What PPE is required when working at heights?

Harnesses on display at HSE Sydney.

Falls from heights are a major workplace hazard resulting in fatalities and injuries across a broad range of industries. 

Under current regulations, employers and PCBUs (persons conducting a business or undertaking) are required to identify fall hazards, assess the risk of all hazards identified and eliminate those risks. This applies whenever a worker is performing a task involving the potential for the worker to fall. 

The best way to reduce the risk of a fall is to arrange for tasks to be performed on the ground. If it is not practicable to do so, or only part of a task can be undertaken in this way, employers and PCBUs must put in place reasonably practicable measures to control the risk.

One of the most common control measures used by PCBUs and employers is to provide workers with personal protection equipment (PPE). Examples of height safety PPE include harnesses, ropes, lanyards, shock absorbers, pole straps and rescue equipment.

However, identifying the exact PPE a worker should be provided with for certain tasks is not always straightforward as regulations and standards require risks to be extensively and contextually analysed. 

So, how can a PCBU or employer know what PPE they should be providing their workers with?

First, we need to understand what is considered “reasonably practicable”

Risks cannot be entirely avoided when working at heights. It is simply not always enough to provide workers a helmet, a harness and a lanyard and expect this to be sufficient under relevant work health and safety requirements. 

Employers and PCBUs have a responsibility to do all that is reasonably practicable within their power to either eliminate or manage any risks present on a work or job site.

According to the Work Health and Safety Act 2001 (C’wlth), ‘reasonably practicable’, in relation to a duty to ensure health and safety, means that which is, or was at a particular time, reasonably able to be done in relation to ensuring health and safety, taking into account and weighing up all relevant matters including:

  • The likelihood of the hazard or risk occurring.
  • The degree of harm likely to result from the hazard or risk.
  • Knowledge about ways of eliminating or minimising the hazard or risk.
  • The availability and suitability of ways to eliminate or minimise the risk.
  • The cost associated with available ways of eliminating or minimising the risk, including whether the cost is grossly disproportionate to the risk.

Determining what is reasonably practical is objective and has been the subject of many debates in compensation claims stemming from workplace incidents.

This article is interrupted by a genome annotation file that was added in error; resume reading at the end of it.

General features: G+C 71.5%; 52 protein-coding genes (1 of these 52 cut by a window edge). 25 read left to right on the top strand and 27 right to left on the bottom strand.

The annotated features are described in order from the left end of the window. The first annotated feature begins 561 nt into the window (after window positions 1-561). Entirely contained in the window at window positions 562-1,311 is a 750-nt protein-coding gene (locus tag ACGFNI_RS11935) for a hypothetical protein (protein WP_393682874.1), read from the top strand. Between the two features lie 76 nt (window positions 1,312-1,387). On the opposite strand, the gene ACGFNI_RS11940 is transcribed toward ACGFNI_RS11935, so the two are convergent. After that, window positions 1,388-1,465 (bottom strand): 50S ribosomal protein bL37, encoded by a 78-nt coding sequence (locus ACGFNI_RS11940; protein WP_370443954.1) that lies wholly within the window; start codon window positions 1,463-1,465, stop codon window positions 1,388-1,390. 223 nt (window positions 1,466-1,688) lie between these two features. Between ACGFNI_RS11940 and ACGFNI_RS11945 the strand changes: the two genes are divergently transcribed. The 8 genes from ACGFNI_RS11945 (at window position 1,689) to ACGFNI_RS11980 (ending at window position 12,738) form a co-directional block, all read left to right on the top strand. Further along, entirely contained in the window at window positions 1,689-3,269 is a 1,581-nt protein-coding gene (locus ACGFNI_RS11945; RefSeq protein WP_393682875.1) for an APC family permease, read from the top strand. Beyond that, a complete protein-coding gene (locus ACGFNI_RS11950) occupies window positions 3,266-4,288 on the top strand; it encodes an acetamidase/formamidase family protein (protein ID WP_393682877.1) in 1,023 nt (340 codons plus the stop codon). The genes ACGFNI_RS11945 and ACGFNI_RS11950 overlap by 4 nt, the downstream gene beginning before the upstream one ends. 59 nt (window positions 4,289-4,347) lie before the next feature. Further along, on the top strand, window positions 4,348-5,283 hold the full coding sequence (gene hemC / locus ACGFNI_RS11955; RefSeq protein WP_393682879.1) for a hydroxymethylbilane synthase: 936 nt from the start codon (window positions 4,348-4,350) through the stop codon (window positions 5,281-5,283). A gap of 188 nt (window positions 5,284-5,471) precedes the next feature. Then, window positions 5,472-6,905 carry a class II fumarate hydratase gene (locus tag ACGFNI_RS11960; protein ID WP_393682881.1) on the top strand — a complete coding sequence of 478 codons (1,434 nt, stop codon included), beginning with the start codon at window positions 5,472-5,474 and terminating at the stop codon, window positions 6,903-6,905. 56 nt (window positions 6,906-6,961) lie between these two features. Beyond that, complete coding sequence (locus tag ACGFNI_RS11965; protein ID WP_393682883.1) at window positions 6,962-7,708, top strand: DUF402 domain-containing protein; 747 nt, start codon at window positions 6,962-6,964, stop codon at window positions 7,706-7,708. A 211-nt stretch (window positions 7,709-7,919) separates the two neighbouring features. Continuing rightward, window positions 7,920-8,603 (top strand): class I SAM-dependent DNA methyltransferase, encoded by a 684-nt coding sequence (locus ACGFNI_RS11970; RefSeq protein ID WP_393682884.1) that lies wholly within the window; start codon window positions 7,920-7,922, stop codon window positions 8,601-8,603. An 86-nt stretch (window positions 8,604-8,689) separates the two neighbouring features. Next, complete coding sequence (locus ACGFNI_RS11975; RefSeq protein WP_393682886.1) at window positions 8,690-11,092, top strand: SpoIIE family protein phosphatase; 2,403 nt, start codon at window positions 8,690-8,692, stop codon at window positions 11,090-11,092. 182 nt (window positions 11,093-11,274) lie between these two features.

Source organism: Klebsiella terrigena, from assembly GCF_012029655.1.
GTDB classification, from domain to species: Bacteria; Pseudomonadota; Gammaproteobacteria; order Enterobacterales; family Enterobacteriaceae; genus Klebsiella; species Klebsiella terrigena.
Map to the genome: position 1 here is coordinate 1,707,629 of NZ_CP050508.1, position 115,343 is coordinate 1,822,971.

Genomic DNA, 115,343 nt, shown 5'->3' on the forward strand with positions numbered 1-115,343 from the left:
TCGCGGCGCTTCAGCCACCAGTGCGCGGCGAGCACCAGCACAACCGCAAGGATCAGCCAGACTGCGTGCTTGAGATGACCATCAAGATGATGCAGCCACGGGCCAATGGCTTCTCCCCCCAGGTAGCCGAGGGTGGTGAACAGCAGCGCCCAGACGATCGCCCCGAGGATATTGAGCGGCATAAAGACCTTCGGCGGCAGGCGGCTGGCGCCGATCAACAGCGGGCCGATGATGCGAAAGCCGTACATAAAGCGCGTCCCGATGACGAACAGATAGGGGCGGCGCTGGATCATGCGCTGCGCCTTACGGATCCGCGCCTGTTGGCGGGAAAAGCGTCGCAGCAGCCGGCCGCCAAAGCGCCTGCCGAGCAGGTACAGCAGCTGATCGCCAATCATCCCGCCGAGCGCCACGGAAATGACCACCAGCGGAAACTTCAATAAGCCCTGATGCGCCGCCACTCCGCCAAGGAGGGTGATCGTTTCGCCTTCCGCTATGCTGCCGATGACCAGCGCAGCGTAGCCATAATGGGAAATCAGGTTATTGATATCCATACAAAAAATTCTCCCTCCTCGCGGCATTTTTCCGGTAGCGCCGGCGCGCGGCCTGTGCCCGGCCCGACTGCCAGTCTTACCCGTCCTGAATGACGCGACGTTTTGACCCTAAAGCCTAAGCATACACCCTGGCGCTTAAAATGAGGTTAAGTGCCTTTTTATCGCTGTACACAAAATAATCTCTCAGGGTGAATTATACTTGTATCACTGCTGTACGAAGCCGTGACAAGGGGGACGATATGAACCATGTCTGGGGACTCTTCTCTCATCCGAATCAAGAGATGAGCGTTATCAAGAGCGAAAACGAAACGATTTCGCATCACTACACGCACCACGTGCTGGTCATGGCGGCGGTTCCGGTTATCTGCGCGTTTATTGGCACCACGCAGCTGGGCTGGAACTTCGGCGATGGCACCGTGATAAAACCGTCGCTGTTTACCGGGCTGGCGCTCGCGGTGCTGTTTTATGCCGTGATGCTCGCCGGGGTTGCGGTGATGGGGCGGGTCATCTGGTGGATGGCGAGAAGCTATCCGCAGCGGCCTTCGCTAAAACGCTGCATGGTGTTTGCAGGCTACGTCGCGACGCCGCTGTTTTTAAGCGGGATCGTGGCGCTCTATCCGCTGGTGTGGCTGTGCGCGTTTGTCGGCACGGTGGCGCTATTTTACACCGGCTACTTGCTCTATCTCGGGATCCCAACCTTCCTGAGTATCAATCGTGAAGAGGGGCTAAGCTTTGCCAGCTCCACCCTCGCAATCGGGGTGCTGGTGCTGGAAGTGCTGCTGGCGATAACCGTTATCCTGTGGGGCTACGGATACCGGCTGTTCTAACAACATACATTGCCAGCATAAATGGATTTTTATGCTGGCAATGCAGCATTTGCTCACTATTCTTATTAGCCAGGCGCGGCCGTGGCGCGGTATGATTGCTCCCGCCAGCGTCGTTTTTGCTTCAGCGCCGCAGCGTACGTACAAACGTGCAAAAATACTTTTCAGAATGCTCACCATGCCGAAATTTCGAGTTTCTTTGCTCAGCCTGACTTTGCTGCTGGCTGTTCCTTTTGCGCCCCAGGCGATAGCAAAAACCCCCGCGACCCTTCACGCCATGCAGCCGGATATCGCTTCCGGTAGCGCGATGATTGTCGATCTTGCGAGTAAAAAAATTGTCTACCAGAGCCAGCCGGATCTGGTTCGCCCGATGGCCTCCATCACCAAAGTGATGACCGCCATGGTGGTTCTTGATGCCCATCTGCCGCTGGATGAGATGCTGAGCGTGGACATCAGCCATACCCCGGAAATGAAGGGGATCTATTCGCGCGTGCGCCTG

One way to determine what is reasonably practical is to review the hierarchy of control framework. 

What is the hierarchy of control framework? 

The hierarchy of control is a ranking method that can be referred to when evaluating different responses to a risk. As shown below, risk control measures are ranked from the highest level of protection and reliability to the lowest.

Hierarchy of control diagram.

PPE is in fact the last measure of resort when all other means of practical access have been eliminated. 

Therefore, PPE controls should always be used in combination with other control measures in order to create the highest reasonably practicable level of control.

So, a PCBU or employer should never rely solely on PPE to protect workers. Otherwise, they may be liable in the unfortunate event of an accident as they will not be able to demonstrate that everything reasonably practical was done to prevent the accident in the first place. 

Because of this fact, there is no hard and fast ‘PPE checklist’ that can be applied to all work sites and height safety systems. Other methods in the hierarchy of control need to be considered first and implemented if possible.  

Understanding what is reasonably practicable requires an in-depth knowledge of height safety systems and relevant regulation and standards. Therefore, the only way to be completely sure that workers are being provided with appropriate PPE is to consult with an independent height safety expert.

This is where Height Safety Engineers can help 

Height Safety Engineers are experts in identifying and analysing height safety risks. We also design, fabricate, and install systems for fall arrest, fall restraint and fall prevention needs.

Wherever risks can’t be eliminated or minimised, we are able to further provide high quality PPE as well as training in correct PPE use.

We can help you build a bespoke package of PPE for your specific requirements, and we also offer a selection of pre-made kits where we select the best practice components for some common working scenarios.

Call us on 1300 884 978 to arrange a no obligation consultation about your potential height safety system and PPE needs.

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